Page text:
System Partition

Discussion in 'Windows 7 Installation' started by The Q, Jan 10, 2011.

  1. The Q

    The Q New Member

    Joined:
    Jan 9, 2011
    Messages:
    4
    Likes Received:
    0
    I have little knowledge when it comes to changing hardware, just putting that out there.


    Back when 7 was released as an RC, I had it installed on my secondary office computer on it's original 40 GB sata drive. When I got the full version when it was released, I decided to add another drive (a 300 gb ata), and installed 7 on that. Now, I want to swap out the 40 gb sata drive with a brand new 500GB sata drive. When I do, my system will not boot. The crappy monitor i use shifts the text from the BIOS, but i'm guessing it's telling me that the system partition cannot be found. That drive is completely empty (as far as i know), but it must be connected for windows to boot. SOOO. Who can correct my ignorance, and right my wrong? How can tell my BIOS(or whatever dictates it) that the ata drive is the system partition, and that I don't need the old 40 gb?
     
  2. patcooke

    patcooke Microsoft MVP
    Staff Member Premium Supporter Microsoft MVP

    Joined:
    May 16, 2010
    Messages:
    5,455
    Likes Received:
    268
    The problem is that your boot information is on your old drive. Boot from the Windows 7 install disk and run a startup repair - this will write the boot information to your Windows 7 drive.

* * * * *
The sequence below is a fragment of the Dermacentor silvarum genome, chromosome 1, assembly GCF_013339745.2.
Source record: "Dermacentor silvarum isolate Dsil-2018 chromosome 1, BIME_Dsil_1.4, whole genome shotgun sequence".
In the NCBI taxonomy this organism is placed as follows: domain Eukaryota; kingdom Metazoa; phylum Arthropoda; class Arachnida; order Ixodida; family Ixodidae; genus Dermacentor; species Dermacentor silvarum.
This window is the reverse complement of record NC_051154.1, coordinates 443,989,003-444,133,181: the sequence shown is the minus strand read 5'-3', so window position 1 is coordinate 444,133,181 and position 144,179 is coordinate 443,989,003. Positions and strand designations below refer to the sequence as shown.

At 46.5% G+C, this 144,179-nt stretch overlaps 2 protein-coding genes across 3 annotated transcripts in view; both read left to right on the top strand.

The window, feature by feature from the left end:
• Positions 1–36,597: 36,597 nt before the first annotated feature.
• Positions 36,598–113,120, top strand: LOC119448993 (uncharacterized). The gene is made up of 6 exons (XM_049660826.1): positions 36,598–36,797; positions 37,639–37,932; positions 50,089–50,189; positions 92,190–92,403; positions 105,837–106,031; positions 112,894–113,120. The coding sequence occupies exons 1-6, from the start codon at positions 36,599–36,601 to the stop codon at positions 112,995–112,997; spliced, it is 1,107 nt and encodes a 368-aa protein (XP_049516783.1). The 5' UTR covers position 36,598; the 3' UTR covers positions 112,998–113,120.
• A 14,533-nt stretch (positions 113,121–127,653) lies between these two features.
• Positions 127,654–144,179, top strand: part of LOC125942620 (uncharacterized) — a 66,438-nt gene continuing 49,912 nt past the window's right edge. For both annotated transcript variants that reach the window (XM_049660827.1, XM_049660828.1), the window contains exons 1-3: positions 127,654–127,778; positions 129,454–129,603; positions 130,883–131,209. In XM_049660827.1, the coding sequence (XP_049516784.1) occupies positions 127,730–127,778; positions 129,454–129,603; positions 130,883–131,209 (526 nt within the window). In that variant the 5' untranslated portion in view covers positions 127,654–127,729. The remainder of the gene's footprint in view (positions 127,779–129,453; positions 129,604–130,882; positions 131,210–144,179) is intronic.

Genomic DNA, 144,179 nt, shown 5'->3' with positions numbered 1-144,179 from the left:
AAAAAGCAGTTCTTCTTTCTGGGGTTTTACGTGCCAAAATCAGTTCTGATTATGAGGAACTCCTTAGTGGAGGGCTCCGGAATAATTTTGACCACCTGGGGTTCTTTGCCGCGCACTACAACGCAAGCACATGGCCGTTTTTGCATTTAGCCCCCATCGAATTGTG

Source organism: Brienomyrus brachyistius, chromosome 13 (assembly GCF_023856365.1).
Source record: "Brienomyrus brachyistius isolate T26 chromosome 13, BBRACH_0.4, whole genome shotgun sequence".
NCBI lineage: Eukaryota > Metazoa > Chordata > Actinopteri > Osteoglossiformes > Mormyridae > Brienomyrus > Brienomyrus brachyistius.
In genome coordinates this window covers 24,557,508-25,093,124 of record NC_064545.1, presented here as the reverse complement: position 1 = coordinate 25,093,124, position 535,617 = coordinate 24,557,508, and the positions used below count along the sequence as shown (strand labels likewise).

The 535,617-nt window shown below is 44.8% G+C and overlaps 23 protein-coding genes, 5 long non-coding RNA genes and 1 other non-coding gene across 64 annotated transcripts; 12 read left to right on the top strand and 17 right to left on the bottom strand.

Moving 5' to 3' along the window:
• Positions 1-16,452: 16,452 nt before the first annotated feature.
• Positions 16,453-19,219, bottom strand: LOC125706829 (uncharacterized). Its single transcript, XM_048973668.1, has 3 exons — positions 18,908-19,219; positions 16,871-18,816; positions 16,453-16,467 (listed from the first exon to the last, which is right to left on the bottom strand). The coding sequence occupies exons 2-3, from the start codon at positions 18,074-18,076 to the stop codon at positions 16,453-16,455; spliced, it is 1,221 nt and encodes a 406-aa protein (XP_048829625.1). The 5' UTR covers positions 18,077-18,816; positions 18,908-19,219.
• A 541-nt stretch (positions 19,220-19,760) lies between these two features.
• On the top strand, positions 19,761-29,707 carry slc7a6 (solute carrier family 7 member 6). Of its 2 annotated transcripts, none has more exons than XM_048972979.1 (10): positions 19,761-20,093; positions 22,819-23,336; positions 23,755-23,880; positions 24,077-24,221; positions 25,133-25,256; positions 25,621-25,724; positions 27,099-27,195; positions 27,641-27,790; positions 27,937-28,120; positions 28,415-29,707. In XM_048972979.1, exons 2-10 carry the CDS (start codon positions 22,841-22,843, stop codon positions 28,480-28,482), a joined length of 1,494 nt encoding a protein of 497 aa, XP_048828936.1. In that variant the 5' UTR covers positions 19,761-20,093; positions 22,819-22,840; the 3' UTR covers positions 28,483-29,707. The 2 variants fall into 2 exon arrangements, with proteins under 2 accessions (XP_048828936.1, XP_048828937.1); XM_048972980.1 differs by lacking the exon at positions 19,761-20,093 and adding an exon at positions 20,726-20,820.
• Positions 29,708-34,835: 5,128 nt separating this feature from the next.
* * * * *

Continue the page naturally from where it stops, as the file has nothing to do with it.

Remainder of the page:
3. Tony Noel

    Tony Noel New Member

    Joined:
    Jan 31, 2010
    Messages:
    56
    Likes Received:
    0
    I can confirm what patcooke was saying. I did the exact same thing (with getting the same errors), but when I tried to boot with the install disk, it worked. Hope everything works!
     
  4. Saltgrass

    Saltgrass Excellent Member
    Microsoft Community Contributor

    Joined:
    Oct 16, 2009
    Messages:
    15,157
    Likes Received:
    393
    The only problem with doing the startup repair is Windows 7 really needs a active partition to do that repair. It might work, by may take a LOT of time to get there.

    If you can boot normally, perhaps post a picture of your disk management window using the snipping tool. You may have to make the partition on the large drive active, if it does not already have one.

    And you may need to run the startup repair several times.
     
    #4 Saltgrass, Jan 18, 2011
    Last edited: Jan 18, 2011
  5. patcooke

    patcooke Microsoft MVP
    Staff Member Premium Supporter Microsoft MVP

    Joined:
    May 16, 2010
    Messages:
    5,455
    Likes Received:
    268
    Deal with that by going to control panel and marking the partition which is to be used as the active one before removing the old drive and running the startup repair.
     
  6. The Q

    The Q New Member

    Joined:
    Jan 9, 2011
    Messages:
    4
    Likes Received:
    0
    And here I was looking for an easy solution.

    After marking the new drive as active, and running the repair 50,000 times, I got it to boot 7 from the new drive. WOOO.

    Cheers!
     
  7. patcooke

    patcooke Microsoft MVP
    Staff Member Premium Supporter Microsoft MVP

    Joined:
    May 16, 2010
    Messages:
    5,455
    Likes Received:
    268
    Congratulations - and thanks for the feedback. Think you might be exaggerating a bit though - bet it was no more than 20,000 times :)
     

Share This Page

Loading...